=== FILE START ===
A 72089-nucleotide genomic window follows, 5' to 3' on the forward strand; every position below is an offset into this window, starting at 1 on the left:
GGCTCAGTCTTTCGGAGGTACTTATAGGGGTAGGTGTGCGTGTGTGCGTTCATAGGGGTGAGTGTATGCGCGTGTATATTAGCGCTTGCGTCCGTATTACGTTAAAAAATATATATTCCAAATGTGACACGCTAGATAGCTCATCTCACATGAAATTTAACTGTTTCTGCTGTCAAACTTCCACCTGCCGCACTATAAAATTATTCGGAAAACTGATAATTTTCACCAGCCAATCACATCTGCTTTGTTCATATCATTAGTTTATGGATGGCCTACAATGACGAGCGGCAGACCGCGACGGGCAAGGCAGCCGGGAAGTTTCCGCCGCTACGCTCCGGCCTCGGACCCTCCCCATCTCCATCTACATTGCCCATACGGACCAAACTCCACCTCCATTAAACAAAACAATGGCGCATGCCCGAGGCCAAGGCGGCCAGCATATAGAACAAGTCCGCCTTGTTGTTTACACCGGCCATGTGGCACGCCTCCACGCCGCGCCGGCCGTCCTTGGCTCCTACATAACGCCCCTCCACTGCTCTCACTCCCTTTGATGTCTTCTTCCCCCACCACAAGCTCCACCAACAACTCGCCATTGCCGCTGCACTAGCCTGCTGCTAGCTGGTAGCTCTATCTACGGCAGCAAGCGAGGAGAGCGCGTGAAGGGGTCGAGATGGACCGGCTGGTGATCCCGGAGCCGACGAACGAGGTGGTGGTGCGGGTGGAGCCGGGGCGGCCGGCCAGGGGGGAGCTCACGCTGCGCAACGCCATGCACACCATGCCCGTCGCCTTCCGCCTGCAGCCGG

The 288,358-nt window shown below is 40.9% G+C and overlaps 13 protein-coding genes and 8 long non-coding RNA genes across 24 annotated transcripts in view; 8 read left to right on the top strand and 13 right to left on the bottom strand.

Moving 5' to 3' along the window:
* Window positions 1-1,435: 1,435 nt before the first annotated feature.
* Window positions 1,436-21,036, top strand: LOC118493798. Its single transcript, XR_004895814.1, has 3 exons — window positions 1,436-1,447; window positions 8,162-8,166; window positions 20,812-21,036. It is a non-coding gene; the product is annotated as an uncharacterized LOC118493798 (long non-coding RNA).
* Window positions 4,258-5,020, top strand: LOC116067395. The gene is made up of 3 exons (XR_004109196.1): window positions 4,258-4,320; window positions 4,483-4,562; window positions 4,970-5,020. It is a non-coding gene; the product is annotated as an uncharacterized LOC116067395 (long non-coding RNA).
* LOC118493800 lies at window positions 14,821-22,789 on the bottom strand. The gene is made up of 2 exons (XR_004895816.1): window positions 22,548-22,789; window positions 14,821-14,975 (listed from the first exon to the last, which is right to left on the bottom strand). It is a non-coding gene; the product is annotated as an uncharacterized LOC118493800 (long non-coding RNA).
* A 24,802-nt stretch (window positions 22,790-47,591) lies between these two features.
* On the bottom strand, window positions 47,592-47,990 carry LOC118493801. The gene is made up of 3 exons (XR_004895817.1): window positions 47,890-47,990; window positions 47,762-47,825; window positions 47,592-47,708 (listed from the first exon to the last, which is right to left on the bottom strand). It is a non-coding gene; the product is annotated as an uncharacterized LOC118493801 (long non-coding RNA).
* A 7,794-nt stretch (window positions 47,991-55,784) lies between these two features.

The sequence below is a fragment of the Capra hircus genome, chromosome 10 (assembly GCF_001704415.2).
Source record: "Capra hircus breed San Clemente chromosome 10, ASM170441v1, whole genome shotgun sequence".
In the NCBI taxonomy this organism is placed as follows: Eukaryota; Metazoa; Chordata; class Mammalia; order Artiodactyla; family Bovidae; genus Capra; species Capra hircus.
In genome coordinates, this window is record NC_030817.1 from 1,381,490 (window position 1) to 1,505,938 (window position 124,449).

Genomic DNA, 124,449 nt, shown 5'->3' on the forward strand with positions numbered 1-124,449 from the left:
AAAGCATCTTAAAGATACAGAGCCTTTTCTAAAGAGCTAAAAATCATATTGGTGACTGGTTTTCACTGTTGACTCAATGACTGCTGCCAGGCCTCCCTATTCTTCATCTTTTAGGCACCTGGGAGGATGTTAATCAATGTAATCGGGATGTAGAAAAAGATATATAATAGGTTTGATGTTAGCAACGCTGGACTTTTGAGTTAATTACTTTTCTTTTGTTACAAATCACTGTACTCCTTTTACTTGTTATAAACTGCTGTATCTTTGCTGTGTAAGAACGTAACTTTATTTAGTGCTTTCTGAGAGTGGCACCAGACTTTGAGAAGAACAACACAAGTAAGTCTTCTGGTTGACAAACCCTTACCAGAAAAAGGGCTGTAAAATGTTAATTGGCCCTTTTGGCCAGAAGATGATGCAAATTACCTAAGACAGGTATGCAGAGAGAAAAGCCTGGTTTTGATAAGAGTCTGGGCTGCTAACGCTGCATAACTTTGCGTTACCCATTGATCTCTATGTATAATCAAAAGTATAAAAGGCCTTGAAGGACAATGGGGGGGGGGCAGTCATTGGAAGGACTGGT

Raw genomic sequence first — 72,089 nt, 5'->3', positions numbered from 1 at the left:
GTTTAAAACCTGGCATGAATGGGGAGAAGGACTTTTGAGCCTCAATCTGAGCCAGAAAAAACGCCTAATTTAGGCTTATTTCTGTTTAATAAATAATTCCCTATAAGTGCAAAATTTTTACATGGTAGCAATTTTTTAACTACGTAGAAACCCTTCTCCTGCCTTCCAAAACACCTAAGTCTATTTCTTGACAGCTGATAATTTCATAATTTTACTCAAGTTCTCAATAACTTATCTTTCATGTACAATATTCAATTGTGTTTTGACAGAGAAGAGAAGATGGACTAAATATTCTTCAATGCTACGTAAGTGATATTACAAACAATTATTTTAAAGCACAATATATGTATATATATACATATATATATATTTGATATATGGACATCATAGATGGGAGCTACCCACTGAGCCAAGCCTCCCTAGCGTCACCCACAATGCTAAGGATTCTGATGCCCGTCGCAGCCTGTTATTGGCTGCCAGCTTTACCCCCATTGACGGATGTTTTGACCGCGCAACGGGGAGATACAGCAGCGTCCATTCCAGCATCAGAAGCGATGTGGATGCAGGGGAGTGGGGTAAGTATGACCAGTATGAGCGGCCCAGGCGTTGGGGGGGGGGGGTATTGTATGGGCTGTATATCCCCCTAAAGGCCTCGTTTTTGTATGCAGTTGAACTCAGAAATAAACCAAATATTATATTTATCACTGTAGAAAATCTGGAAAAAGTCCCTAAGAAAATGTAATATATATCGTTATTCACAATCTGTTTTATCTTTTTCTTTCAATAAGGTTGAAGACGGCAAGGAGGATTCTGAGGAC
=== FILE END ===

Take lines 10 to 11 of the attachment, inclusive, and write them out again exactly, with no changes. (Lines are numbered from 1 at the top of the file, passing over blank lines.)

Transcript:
* On the bottom strand, window positions 47,592-47,990 carry LOC118493801. The gene is made up of 3 exons (XR_004895817.1): window positions 47,890-47,990; window positions 47,762-47,825; window positions 47,592-47,708 (listed from the first exon to the last, which is right to left on the bottom strand). It is a non-coding gene; the product is annotated as an uncharacterized LOC118493801 (long non-coding RNA).
* A 7,794-nt stretch (window positions 47,991-55,784) lies between these two features.